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Marisa Galvez
Assistant Professor of French and Italian, and by courtesy, of German Studies
Faculty Research Fellow, 2013-14

Marisa Galvez specializes in the literature of the Middle Ages in France and Western Europe, especially the poetry and narrative literature written in Occitan and Old French.  Her areas of interest include the troubadours, vernacular poetics, the intersection of performance and literary cultures, and the critical history of medieval studies as a discipline.  Her current research project investigates the rhetorical and ideological craft of medieval French confessional texts and its impact on the ethics of crusades in the thirteenth century.

As a Clayman Fellow, she seeks to explain how the metaphor and use of crystal from the Middle Ages to the age of Modernism in literature, art, and architecture possesses a gendered agenda of dark transparency: the crystal embodying and becoming a vehicle for a persistent mythology of masculine self-knowledge.  In the primarily secular stories and artworks that she will study, the male subject views the crystal object—often a deferral of the beloved yet mysterious lady or gendered female unknowable Good—as at once transcendently pure and opaque as transmuted earthly material.  The project will address the relation between the literary metaphor of crystal and the phenomenological effects of crystal apprehension and embodiment, and thus will engage with recent scholarly discussions around object ontologies.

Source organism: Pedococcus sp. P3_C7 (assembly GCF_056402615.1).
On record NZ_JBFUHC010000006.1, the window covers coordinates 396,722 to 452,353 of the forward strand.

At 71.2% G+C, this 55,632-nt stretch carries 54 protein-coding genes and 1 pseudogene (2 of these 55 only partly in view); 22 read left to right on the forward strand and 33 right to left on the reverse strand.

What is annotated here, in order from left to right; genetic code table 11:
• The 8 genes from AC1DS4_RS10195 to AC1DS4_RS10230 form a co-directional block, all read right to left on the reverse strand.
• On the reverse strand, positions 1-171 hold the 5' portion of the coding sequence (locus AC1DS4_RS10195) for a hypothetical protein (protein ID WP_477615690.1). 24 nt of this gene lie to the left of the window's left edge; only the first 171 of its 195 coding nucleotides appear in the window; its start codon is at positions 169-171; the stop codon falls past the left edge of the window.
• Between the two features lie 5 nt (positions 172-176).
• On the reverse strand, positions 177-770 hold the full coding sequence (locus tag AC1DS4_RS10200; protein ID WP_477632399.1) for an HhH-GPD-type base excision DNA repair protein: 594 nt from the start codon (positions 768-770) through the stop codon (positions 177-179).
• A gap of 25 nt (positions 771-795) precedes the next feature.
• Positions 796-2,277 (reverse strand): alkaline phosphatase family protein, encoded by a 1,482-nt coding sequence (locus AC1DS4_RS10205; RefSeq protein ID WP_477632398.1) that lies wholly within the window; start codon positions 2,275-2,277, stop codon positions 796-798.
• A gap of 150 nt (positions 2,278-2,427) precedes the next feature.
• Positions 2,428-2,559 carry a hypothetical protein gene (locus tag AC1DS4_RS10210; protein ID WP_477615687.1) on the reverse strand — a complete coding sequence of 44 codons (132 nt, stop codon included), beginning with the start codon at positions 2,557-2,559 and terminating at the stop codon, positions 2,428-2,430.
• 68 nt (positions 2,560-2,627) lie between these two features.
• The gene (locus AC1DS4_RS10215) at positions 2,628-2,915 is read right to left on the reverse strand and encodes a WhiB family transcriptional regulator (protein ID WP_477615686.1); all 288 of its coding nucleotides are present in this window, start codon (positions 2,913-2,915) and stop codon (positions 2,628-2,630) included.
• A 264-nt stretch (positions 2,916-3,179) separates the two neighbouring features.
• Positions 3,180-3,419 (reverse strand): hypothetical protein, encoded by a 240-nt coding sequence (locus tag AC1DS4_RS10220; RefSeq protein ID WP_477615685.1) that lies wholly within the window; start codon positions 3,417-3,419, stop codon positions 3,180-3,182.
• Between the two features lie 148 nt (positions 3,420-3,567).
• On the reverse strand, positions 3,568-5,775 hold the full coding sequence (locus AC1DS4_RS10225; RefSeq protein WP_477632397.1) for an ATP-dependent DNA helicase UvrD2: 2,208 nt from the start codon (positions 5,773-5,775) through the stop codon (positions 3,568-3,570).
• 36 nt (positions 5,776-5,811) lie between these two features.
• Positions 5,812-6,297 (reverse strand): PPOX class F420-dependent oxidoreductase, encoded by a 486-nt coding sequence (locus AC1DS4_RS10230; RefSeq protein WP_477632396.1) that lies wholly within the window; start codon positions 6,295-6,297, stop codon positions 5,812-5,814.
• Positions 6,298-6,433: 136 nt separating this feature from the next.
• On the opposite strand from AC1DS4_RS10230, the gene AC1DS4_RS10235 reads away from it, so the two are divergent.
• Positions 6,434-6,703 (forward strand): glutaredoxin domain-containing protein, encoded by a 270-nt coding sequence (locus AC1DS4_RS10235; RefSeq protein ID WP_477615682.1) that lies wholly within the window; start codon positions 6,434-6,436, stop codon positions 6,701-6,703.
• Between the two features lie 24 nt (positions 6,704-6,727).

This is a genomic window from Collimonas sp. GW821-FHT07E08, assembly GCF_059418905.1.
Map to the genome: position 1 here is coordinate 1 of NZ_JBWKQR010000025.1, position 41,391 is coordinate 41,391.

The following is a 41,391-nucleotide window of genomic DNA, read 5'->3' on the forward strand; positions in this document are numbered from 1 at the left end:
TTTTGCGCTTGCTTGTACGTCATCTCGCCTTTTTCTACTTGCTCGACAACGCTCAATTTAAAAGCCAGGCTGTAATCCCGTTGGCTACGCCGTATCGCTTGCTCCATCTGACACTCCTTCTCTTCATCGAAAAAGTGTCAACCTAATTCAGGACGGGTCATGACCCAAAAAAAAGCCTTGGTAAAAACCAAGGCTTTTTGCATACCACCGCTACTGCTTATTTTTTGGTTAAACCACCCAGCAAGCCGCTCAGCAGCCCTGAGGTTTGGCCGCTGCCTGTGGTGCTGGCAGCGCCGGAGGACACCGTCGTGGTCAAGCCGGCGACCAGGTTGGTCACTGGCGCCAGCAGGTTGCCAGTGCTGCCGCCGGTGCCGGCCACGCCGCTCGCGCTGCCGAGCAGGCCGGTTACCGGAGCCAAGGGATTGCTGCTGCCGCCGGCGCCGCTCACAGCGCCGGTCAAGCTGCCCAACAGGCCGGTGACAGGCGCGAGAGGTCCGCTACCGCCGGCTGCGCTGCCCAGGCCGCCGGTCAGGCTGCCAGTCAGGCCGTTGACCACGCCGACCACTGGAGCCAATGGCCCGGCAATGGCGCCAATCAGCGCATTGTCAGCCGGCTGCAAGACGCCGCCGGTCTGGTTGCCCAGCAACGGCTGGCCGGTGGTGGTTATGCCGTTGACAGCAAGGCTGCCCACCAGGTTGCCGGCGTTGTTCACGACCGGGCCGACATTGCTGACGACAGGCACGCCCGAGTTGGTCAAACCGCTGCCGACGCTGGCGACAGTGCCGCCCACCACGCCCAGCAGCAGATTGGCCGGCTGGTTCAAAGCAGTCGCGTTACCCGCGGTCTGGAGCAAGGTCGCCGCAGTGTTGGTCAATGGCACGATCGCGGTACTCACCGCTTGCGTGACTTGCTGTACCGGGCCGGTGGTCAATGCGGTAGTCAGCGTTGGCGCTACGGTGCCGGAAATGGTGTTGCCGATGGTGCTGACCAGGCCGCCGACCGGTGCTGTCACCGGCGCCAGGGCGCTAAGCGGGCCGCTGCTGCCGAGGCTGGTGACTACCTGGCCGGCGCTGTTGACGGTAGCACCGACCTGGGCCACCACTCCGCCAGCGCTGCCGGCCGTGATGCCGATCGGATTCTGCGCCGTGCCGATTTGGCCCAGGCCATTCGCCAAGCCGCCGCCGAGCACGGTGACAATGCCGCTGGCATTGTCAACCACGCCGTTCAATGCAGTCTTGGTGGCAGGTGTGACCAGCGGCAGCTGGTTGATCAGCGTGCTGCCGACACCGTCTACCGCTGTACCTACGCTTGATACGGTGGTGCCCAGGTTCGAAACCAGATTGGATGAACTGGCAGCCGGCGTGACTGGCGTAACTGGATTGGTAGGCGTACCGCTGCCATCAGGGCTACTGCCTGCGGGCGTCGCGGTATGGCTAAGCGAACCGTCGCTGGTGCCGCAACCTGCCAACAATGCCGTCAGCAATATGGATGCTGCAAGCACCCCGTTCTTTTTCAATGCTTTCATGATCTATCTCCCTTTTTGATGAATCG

For more information, please see her website.

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